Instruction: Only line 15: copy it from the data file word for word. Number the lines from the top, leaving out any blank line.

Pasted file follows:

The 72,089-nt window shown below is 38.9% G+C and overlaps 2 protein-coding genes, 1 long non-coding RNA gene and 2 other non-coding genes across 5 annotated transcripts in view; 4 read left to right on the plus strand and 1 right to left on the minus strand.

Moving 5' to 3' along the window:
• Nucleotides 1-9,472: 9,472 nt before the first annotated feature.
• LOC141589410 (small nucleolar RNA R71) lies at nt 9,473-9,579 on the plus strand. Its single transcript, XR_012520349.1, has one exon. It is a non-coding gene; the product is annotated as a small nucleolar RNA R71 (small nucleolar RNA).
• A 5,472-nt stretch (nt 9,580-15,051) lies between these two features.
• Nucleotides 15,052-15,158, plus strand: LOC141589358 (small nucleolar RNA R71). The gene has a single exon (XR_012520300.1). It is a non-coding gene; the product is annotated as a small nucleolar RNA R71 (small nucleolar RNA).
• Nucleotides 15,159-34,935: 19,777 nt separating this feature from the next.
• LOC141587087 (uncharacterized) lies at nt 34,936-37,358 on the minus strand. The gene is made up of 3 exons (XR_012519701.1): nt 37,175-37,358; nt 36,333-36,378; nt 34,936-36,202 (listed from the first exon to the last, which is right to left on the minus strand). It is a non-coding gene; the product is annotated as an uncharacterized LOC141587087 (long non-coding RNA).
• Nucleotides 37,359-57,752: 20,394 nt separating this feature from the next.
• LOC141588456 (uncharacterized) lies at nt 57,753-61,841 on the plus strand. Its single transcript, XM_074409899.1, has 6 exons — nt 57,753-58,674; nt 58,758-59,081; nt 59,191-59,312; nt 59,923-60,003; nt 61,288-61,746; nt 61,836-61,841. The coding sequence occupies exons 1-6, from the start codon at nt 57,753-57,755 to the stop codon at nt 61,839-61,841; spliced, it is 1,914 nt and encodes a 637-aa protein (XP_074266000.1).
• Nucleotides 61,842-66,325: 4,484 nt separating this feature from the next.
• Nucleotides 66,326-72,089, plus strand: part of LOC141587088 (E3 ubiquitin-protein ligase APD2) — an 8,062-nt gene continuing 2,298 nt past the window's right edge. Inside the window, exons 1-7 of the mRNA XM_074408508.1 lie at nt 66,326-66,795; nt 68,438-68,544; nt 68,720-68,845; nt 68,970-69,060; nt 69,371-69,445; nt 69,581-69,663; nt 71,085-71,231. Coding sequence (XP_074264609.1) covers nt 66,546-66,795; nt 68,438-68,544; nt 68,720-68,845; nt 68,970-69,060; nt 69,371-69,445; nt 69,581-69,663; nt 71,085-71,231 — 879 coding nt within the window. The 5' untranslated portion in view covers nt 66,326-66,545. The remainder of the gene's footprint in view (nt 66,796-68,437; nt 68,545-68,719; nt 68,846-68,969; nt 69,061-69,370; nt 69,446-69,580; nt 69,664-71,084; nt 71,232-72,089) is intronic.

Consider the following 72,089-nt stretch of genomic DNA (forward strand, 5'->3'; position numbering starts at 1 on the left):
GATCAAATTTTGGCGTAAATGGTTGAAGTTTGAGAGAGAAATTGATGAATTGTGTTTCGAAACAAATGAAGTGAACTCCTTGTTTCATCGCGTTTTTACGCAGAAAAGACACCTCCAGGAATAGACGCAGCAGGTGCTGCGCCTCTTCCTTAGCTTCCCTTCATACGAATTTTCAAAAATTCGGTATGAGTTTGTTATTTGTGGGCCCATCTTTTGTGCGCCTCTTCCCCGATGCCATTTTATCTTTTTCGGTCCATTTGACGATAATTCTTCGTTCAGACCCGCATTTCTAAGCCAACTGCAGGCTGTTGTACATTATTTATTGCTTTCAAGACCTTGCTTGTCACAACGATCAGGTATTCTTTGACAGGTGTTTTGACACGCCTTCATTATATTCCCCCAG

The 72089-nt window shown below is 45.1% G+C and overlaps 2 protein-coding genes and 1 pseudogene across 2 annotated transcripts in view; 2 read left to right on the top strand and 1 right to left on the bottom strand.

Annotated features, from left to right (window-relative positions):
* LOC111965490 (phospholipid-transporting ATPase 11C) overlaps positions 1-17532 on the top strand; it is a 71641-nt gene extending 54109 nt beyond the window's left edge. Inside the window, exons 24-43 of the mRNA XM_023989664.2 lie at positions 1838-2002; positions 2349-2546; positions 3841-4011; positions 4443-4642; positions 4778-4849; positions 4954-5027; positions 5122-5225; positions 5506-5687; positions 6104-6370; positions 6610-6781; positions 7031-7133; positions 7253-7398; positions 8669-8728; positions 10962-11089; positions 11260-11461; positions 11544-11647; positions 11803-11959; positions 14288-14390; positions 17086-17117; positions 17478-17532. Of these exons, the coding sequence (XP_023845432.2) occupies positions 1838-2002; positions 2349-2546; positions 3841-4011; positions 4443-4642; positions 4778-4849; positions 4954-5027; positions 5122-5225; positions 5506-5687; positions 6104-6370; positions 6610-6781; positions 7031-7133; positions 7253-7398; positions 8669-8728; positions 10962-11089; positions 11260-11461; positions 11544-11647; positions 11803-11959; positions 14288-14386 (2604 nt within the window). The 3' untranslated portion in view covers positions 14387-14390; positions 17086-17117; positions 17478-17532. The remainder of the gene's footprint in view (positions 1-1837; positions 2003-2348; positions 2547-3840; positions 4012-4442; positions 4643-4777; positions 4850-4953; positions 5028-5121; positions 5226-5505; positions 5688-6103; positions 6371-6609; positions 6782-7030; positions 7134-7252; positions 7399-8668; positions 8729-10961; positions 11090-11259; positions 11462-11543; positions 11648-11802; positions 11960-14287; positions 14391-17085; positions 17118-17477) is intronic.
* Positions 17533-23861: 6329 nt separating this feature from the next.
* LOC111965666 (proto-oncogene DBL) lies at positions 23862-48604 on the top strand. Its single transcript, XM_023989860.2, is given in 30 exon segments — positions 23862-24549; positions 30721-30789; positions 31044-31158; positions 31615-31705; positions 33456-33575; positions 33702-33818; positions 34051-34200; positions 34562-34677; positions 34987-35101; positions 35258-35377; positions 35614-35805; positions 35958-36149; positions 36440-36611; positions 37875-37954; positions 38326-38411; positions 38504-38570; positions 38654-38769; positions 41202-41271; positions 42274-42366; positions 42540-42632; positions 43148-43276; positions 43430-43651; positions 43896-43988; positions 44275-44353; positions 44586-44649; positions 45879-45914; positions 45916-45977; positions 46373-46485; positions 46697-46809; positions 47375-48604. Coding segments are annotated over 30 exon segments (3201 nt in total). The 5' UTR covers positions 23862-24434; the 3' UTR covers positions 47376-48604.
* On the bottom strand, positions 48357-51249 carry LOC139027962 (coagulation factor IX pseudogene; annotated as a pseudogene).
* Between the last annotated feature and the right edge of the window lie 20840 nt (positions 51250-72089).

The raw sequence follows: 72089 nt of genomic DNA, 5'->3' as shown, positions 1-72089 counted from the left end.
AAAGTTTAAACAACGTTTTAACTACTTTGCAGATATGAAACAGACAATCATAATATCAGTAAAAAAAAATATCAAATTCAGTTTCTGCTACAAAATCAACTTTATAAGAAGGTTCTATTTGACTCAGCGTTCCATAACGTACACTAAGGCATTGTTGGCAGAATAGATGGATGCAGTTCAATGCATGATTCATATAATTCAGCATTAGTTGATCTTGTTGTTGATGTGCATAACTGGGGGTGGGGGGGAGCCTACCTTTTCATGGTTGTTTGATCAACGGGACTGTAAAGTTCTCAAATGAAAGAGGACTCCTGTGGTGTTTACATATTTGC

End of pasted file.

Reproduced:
The 72089-nt window shown below is 45.1% G+C and overlaps 2 protein-coding genes and 1 pseudogene across 2 annotated transcripts in view; 2 read left to right on the top strand and 1 right to left on the bottom strand.